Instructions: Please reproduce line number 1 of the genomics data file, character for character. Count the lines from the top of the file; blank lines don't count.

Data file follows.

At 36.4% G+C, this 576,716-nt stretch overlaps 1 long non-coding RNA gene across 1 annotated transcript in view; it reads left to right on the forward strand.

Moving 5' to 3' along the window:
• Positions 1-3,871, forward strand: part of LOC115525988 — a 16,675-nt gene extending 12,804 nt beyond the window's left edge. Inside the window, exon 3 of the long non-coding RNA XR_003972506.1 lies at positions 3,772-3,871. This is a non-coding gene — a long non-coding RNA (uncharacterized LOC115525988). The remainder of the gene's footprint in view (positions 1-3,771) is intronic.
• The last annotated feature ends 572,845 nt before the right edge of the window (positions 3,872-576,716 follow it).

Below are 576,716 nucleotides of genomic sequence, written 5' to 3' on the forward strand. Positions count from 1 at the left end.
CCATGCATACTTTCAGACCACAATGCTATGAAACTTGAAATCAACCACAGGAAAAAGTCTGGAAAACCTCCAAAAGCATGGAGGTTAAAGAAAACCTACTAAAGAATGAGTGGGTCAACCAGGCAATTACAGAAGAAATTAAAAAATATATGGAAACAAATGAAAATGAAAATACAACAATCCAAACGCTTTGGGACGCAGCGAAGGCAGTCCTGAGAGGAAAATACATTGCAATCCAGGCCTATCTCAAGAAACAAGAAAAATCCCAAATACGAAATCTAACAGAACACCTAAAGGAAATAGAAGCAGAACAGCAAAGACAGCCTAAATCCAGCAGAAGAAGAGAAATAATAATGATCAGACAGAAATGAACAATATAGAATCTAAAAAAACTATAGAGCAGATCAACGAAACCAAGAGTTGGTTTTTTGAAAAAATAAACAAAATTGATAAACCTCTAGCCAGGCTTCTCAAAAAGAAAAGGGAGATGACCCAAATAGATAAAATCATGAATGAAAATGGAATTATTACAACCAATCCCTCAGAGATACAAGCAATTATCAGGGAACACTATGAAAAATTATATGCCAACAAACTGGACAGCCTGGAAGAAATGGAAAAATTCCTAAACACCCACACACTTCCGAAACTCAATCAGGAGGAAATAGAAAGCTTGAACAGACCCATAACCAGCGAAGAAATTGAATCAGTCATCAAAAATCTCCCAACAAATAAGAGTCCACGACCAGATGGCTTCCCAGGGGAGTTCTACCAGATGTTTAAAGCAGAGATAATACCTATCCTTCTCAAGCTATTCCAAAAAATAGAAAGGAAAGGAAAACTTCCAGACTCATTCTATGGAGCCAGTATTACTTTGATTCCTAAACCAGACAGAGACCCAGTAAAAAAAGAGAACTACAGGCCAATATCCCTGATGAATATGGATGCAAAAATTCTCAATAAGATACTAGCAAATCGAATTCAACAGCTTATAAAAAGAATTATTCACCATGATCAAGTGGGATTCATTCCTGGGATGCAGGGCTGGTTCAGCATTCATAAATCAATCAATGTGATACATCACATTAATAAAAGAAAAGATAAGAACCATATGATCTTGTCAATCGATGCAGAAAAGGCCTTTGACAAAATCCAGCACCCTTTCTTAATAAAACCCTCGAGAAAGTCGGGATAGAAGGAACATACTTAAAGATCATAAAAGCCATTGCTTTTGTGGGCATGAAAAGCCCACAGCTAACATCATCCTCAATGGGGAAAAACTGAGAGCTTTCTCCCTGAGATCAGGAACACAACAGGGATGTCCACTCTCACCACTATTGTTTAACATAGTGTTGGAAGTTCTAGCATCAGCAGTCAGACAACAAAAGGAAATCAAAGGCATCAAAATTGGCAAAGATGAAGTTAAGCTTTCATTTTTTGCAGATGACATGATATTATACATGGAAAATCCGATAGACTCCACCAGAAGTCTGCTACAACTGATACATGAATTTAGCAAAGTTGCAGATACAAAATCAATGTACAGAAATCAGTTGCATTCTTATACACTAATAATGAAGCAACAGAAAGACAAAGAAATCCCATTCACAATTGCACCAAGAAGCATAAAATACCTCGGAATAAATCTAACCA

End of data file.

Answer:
At 36.4% G+C, this 576,716-nt stretch overlaps 1 long non-coding RNA gene across 1 annotated transcript in view; it reads left to right on the forward strand.